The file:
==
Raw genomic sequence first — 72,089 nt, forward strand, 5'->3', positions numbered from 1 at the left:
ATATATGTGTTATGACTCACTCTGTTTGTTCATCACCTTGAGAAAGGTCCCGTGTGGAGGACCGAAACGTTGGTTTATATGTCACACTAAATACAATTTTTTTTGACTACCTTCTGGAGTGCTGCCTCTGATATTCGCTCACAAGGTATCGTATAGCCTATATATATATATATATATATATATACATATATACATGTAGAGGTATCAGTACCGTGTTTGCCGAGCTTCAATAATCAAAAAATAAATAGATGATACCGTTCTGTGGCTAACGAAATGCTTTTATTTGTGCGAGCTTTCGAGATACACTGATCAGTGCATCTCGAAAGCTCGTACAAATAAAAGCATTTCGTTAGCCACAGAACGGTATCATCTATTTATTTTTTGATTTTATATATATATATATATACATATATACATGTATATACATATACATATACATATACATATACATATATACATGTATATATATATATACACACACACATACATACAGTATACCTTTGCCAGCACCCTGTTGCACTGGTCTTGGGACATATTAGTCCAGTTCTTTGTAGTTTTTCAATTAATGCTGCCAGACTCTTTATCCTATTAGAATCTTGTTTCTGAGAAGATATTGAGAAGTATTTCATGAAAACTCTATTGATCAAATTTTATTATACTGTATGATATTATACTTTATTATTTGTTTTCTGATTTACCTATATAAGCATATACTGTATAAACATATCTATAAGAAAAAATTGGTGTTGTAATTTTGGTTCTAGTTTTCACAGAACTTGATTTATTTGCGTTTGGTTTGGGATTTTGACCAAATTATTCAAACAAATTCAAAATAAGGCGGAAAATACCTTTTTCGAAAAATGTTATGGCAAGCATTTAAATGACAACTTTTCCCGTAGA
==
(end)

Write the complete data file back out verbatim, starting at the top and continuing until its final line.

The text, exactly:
Raw genomic sequence first — 72,089 nt, forward strand, 5'->3', positions numbered from 1 at the left:
ATATATGTGTTATGACTCACTCTGTTTGTTCATCACCTTGAGAAAGGTCCCGTGTGGAGGACCGAAACGTTGGTTTATATGTCACACTAAATACAATTTTTTTTGACTACCTTCTGGAGTGCTGCCTCTGATATTCGCTCACAAGGTATCGTATAGCCTATATATATATATATATATATATATACATATATACATGTAGAGGTATCAGTACCGTGTTTGCCGAGCTTCAATAATCAAAAAATAAATAGATGATACCGTTCTGTGGCTAACGAAATGCTTTTATTTGTGCGAGCTTTCGAGATACACTGATCAGTGCATCTCGAAAGCTCGTACAAATAAAAGCATTTCGTTAGCCACAGAACGGTATCATCTATTTATTTTTTGATTTTATATATATATATATATACATATATACATGTATATACATATACATATACATATACATATACATATATACATGTATATATATATATACACACACACATACATACAGTATACCTTTGCCAGCACCCTGTTGCACTGGTCTTGGGACATATTAGTCCAGTTCTTTGTAGTTTTTCAATTAATGCTGCCAGACTCTTTATCCTATTAGAATCTTGTTTCTGAGAAGATATTGAGAAGTATTTCATGAAAACTCTATTGATCAAATTTTATTATACTGTATGATATTATACTTTATTATTTGTTTTCTGATTTACCTATATAAGCATATACTGTATAAACATATCTATAAGAAAAAATTGGTGTTGTAATTTTGGTTCTAGTTTTCACAGAACTTGATTTATTTGCGTTTGGTTTGGGATTTTGACCAAATTATTCAAACAAATTCAAAATAAGGCGGAAAATACCTTTTTCGAAAAATGTTATGGCAAGCATTTAAATGACAACTTTTCCCGTAGA